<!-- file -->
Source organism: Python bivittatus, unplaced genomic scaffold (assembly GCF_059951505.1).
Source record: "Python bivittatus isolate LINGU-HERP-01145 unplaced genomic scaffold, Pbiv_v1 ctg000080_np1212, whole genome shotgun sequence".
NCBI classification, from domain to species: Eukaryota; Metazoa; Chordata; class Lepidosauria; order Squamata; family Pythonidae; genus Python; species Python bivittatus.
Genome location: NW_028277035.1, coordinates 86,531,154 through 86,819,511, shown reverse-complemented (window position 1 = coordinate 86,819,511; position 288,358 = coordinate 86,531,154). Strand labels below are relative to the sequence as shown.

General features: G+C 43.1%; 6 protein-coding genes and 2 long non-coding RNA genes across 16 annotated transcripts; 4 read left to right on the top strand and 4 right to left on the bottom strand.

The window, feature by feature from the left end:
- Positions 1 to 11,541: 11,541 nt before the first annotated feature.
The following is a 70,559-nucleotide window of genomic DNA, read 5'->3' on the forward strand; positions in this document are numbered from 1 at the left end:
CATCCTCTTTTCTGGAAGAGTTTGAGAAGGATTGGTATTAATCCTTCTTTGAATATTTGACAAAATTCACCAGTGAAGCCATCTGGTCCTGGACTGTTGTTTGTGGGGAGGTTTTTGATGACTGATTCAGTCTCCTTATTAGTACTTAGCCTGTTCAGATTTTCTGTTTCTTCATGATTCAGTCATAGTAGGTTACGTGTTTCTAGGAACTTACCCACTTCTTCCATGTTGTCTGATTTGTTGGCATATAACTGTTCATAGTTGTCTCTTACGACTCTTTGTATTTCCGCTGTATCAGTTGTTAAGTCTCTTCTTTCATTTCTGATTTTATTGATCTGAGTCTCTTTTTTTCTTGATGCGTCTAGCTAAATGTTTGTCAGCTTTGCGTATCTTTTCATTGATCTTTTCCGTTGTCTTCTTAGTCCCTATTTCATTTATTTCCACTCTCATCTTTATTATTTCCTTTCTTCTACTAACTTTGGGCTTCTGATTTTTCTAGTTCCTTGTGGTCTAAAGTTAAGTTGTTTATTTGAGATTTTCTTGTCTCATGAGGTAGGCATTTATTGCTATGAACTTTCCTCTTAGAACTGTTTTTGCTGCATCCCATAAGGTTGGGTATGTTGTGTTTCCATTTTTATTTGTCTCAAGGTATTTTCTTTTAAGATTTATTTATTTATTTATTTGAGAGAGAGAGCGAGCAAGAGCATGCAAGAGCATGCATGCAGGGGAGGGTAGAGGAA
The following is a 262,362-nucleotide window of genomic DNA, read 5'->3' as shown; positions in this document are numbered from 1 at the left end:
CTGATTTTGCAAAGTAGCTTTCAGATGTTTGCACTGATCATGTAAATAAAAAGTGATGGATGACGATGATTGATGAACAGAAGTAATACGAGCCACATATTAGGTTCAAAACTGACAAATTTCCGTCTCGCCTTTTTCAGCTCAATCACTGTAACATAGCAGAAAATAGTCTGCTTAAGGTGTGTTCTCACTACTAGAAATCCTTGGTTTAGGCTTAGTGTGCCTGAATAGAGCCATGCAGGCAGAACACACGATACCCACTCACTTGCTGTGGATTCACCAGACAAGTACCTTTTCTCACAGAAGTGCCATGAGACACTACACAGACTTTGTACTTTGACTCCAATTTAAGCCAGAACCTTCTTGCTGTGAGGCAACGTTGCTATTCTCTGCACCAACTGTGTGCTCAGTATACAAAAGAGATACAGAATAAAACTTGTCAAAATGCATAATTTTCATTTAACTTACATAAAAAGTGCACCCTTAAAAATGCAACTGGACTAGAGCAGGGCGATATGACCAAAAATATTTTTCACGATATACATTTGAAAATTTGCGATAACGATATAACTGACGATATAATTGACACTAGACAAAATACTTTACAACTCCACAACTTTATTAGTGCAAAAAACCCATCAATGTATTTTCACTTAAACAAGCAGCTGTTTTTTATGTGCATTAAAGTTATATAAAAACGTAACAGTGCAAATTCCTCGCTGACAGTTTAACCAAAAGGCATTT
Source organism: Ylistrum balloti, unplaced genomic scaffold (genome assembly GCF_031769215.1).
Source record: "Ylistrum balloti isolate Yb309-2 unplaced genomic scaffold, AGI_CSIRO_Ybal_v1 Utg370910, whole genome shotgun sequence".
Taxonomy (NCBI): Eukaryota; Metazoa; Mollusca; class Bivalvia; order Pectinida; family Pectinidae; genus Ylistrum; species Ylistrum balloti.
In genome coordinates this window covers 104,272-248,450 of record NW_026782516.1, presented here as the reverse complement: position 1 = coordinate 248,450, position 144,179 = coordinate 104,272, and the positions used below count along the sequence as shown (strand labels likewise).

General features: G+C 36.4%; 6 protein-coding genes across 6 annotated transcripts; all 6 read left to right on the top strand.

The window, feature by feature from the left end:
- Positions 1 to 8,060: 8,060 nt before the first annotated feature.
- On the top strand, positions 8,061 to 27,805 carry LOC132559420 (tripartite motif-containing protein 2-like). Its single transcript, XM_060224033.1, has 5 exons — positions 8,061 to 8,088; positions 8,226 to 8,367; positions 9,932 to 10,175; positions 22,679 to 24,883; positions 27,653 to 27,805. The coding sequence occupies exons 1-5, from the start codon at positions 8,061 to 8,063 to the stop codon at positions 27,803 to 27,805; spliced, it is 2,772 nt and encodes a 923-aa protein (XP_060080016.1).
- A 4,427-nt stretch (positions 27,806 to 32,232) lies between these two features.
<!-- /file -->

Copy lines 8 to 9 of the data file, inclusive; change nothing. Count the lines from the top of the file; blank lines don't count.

The following is a 70,559-nucleotide window of genomic DNA, read 5'->3' on the forward strand; positions in this document are numbered from 1 at the left end:
CATCCTCTTTTCTGGAAGAGTTTGAGAAGGATTGGTATTAATCCTTCTTTGAATATTTGACAAAATTCACCAGTGAAGCCATCTGGTCCTGGACTGTTGTTTGTGGGGAGGTTTTTGATGACTGATTCAGTCTCCTTATTAGTACTTAGCCTGTTCAGATTTTCTGTTTCTTCATGATTCAGTCATAGTAGGTTACGTGTTTCTAGGAACTTACCCACTTCTTCCATGTTGTCTGATTTGTTGGCATATAACTGTTCATAGTTGTCTCTTACGACTCTTTGTATTTCCGCTGTATCAGTTGTTAAGTCTCTTCTTTCATTTCTGATTTTATTGATCTGAGTCTCTTTTTTTCTTGATGCGTCTAGCTAAATGTTTGTCAGCTTTGCGTATCTTTTCATTGATCTTTTCCGTTGTCTTCTTAGTCCCTATTTCATTTATTTCCACTCTCATCTTTATTATTTCCTTTCTTCTACTAACTTTGGGCTTCTGATTTTTCTAGTTCCTTGTGGTCTAAAGTTAAGTTGTTTATTTGAGATTTTCTTGTCTCATGAGGTAGGCATTTATTGCTATGAACTTTCCTCTTAGAACTGTTTTTGCTGCATCCCATAAGGTTGGGTATGTTGTGTTTCCATTTTTATTTGTCTCAAGGTATTTTCTTTTAAGATTTATTTATTTATTTATTTGAGAGAGAGAGCGAGCAAGAGCATGCAAGAGCATGCATGCAGGGGAGGGTAGAGGAA